Growing up in a tiny apartment in L.A., I remember asking my parents for another Barbie doll or a remote-controlled truck every time we went shopping. Mostly, I had no luck. However on occasion, my parents took me to Goodwill where I could pick the toy of my choice. At the time, I was overjoyed to have received what I wanted. As the days passed though, I would eventually forget about the toy and move on to something else that claimed my attention. It wasn’t until much later in high school that I realized what caused this cycle. Last year as a sophomore, I decided to take a class on Human Geography. It had given me a new perspective on spatial awareness, but one topic clearly stuck to my mind: consumerism.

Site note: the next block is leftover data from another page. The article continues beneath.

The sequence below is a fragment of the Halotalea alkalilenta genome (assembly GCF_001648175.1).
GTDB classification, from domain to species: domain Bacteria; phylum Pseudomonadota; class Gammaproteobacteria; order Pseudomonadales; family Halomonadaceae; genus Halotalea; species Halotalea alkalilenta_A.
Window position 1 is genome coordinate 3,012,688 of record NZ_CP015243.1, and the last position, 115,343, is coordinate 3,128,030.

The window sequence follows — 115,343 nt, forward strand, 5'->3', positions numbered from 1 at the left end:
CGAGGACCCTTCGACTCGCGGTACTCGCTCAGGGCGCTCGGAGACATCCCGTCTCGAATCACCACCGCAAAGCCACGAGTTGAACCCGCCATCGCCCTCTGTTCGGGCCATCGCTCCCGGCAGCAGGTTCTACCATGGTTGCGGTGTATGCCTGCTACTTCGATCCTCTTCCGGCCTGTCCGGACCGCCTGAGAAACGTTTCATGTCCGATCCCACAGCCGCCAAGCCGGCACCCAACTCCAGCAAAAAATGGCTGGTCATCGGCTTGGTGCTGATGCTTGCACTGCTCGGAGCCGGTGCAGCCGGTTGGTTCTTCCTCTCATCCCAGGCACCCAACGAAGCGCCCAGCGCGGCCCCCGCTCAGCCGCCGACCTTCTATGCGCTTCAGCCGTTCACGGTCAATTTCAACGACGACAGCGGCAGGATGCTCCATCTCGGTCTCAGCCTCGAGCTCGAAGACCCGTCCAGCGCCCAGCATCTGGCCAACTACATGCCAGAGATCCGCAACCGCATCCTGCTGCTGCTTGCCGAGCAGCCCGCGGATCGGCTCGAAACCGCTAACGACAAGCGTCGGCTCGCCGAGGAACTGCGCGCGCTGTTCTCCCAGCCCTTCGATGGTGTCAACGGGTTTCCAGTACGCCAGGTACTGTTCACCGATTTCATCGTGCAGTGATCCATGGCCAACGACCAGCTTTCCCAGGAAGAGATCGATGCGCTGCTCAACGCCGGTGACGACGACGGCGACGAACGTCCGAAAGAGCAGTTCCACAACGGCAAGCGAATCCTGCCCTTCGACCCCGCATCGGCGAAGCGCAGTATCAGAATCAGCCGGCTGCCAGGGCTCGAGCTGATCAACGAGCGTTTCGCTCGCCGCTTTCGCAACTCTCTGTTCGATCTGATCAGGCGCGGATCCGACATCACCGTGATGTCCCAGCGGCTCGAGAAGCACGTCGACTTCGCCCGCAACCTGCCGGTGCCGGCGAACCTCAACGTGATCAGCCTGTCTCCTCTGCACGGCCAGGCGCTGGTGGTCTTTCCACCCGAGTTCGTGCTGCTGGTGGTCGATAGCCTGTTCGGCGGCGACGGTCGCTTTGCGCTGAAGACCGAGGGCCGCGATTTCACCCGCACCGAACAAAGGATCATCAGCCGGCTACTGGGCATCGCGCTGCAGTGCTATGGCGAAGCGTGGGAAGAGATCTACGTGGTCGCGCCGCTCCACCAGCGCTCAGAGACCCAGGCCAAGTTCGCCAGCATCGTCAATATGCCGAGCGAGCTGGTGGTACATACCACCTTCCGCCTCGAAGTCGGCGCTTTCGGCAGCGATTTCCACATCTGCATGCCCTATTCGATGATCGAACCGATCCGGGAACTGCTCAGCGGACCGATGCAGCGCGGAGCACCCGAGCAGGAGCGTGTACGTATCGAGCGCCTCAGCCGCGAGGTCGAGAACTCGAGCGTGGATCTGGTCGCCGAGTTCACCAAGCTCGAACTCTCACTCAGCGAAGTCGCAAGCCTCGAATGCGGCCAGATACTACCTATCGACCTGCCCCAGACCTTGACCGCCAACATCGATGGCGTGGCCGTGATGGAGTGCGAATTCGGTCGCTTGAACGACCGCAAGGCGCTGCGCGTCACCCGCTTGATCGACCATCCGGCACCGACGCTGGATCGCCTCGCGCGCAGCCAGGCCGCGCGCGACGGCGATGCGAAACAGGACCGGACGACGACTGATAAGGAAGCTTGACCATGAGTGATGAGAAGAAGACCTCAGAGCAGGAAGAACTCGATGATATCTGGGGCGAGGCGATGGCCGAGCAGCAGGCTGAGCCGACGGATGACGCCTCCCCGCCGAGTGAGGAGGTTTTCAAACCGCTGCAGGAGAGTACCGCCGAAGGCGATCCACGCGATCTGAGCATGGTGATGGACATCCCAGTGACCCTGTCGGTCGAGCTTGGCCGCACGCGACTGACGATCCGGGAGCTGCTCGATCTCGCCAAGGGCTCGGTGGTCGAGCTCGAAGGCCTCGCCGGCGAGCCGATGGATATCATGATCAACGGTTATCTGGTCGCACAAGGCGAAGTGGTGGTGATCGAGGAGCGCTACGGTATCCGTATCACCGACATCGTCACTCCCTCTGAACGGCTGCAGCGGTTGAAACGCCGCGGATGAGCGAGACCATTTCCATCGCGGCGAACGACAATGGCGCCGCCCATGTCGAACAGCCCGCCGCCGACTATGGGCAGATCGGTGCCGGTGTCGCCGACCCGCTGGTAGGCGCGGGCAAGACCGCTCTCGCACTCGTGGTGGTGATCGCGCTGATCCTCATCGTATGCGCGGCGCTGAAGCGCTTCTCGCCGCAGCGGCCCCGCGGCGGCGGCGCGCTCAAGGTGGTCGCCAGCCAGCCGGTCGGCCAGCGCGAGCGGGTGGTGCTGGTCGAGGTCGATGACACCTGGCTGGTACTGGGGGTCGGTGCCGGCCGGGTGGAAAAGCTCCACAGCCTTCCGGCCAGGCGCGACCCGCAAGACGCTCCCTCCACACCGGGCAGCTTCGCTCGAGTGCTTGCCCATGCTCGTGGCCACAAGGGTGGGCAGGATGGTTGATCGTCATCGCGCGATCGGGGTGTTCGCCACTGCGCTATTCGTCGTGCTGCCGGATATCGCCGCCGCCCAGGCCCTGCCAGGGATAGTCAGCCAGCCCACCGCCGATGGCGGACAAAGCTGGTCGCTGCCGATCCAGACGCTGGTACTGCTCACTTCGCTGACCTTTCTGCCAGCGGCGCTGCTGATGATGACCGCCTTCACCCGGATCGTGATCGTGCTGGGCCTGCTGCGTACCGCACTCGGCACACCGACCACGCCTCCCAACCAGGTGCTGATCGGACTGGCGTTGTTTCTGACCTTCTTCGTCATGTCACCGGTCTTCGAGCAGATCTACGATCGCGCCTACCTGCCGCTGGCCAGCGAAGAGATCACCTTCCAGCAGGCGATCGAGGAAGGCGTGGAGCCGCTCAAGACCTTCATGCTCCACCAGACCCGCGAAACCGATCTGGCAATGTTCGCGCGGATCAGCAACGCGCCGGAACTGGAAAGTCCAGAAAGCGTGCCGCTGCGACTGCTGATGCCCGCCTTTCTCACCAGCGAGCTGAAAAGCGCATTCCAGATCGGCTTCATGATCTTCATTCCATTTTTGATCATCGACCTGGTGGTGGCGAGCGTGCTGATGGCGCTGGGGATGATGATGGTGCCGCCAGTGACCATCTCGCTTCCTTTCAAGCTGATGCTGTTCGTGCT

We live in a society today where material possessions are the markers of prosperity. Consumer goods circulate our global markets and play a vital role in our capitalistic economy. Through Human Geography, I was able to see how consumerism governs almost every aspect of our daily lives such as the clothes we wear, the food we eat and the activities we do for fun. Even the electronics used today are a significant factor in determining an adolescent’s standing in the social hierarchy. I was the typical teen consumer. All of my time and money went into buying clothes from Forever 21 or going to the movies on a monthly basis. It was an eye opening moment for me when I realized that I was not only living in consumerism, but was also completely immersed in it. It was then that I learned to distinguish between my wants and my needs so that I wouldn’t become engulfed in the consumer society. When I went to the mall, I no longer just saw articles of clothing through the eyes of a giddy female teenager but through those of an intrigued young adult that couldn’t stop asking questions. How does the outcome of a fashion trend affect the international markets in Japan? How much money is invested in food production? Where is Nike’s labor force concentrated? I was amazed at...
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